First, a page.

Good intentions, harmful expressions: Painful Porn 2.0 | opinions


“Africa is the continent of the future. In this region where most babies are born, thousands of children are in difficult and painful situations every year.”

This is how the photo exhibition I recently visited in a small town in the Catalan Pyrenees introduced to the audience. The product of cooperation between Spanish journalists and various local and international non-governmental organizations. The exhibition is titled “Indestructible: The Next Generation of Africa”. The exhibition claims to be a project about “Struggling African Childhood”, which “shows the stories of African children” As an active protagonist in their lives”.

The exhibition includes photos and stories of brides and brides in rural Uganda, Malian children whose lives are marked by “witchcraft and traditional medicine”, women in difficult situations in rural Ethiopia giving birth, and when they were carrying a rusty Kalashnikov in Moscow. Children wearing Messi T-shirts. The Democratic Republic of Congo and so on. These photos are full of lost faces, struggling farmers, blunt pains, dark backgrounds, small houses, and lots of dirt.

The photographers, journalists and NGOs who promote and fund this work undoubtedly have good intentions. They want Europeans to know the difficulties that many African children face in their daily lives and how they overcome them. But despite these obvious good intentions, how do well-planned stories and photos from 10 different countries on the African continent communicate with ordinary Europeans watching them? Asphalt has not yet reached the African continent, and the power supply is very limited. The buildings there do not pass through the second floor. Africa has no prosperous urban centers or well-equipped hospitals. All Africans live in mud houses.

Indeed, exhibitions that seem to be good things, such as the one mentioned above, aim to bring the struggle of Africans to the attention of Western audiences through emotional images and stories in which the dangers outweigh the benefits.

Such misleading attempts at “representation” can be harmful, not only because they exacerbate existing misunderstandings about life on the African continent, but also because they make Africans, especially African children, a commodity for European public consumption.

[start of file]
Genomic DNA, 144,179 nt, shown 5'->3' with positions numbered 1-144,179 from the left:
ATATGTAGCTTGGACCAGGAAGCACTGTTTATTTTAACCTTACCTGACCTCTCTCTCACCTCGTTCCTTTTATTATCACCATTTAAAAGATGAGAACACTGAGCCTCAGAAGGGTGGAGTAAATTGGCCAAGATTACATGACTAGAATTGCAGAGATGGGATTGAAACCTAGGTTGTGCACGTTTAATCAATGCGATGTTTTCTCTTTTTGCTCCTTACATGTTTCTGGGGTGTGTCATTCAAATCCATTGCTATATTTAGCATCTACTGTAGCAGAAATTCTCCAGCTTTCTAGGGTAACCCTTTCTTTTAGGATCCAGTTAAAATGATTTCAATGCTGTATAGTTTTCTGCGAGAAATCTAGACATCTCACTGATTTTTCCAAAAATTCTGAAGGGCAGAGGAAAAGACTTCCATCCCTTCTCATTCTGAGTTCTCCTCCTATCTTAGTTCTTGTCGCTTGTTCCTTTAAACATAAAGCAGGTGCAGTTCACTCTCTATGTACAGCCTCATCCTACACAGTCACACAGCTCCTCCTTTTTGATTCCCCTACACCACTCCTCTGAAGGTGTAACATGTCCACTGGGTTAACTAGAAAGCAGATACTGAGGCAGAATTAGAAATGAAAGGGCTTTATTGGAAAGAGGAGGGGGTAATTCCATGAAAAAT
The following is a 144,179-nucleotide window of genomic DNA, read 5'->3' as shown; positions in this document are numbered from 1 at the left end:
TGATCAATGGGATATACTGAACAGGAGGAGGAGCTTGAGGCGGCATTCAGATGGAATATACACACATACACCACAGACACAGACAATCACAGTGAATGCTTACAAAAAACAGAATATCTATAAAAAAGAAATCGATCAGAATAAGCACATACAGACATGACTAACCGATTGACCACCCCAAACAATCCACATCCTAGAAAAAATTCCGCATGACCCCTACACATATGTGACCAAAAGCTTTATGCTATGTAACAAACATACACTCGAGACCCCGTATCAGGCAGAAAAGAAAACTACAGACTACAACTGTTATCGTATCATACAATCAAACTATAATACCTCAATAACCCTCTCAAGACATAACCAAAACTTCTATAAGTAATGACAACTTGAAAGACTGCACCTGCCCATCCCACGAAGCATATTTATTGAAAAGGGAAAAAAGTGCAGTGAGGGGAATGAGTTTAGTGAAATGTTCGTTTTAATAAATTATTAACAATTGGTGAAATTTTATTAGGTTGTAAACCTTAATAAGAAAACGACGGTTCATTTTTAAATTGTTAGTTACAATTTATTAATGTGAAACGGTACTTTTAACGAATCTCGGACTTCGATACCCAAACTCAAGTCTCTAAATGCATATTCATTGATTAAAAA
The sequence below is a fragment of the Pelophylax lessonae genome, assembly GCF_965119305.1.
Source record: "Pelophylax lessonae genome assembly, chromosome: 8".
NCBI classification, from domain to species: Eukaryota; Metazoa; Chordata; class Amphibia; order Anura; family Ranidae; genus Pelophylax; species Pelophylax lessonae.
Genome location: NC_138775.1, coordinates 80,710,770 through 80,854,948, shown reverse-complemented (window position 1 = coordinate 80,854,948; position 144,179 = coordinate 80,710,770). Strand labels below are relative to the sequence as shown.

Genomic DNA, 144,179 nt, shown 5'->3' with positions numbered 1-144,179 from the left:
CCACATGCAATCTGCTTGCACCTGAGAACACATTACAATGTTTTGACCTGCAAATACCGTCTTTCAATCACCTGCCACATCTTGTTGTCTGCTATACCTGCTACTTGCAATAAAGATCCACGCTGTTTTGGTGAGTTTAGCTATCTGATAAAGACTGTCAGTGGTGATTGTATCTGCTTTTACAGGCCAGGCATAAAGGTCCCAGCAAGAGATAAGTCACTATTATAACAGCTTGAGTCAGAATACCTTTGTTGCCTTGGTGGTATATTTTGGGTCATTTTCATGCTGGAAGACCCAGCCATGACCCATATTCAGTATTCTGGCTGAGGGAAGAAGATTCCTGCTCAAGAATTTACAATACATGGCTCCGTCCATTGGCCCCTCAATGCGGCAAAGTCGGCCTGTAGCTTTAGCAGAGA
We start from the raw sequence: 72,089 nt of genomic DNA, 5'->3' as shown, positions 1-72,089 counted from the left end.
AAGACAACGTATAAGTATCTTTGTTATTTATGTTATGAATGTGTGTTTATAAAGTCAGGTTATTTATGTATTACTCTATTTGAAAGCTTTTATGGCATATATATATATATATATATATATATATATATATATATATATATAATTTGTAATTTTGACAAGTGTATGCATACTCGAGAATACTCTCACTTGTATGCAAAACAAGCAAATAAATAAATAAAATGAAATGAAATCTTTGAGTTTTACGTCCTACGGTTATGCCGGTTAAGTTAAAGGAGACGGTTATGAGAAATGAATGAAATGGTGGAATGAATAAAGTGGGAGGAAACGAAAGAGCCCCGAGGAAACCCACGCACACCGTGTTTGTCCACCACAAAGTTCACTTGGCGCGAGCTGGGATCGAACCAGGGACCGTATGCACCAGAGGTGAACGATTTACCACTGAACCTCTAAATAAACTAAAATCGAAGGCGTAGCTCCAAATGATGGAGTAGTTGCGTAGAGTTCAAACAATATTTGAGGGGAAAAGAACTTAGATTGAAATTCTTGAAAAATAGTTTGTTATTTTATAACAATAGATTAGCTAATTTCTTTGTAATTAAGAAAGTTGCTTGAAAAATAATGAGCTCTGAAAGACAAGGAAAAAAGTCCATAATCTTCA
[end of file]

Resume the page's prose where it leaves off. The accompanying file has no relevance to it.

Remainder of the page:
Such exhibitions also commercialized their themes without considering the issue of reciprocity. Have you ever seen a similar exhibition about “Struggling European Childhood” in the center of Europe? There are also countless white European children who are “exposed to difficult and painful situations every year”, but you will only hear these situations in news reports that are cautious or rigorous and respect children’s privacy, because their faces are always pixelated and their identities hidden.

What we have seen in the above exhibitions and in many other exhibitions is a relatively new way of commoditizing the lives of Africans and Africans in the name of representing and raising awareness. This is a direct result of the close relationship established between Western parachute journalists and the Charity Capital Foundation, which invests in the media and humanitarian organizations.

From “tragic porn” to “humanistic porn”

When I checked the photos and read the story of the “Indestructible” exhibition, I couldn’t help thinking of the 1977 simulation version of Colombian filmmakers Luis Ospina and Carlos Mayolo. “Vampire Poverty”, especially Mayolo pretends to be a scene. The filmmaker was commissioned by the German TV channel to produce a documentary about “Latin American Sufferings”, requiring street children to bathe in a fountain in central Bogata to jump into the water for dramatic effects.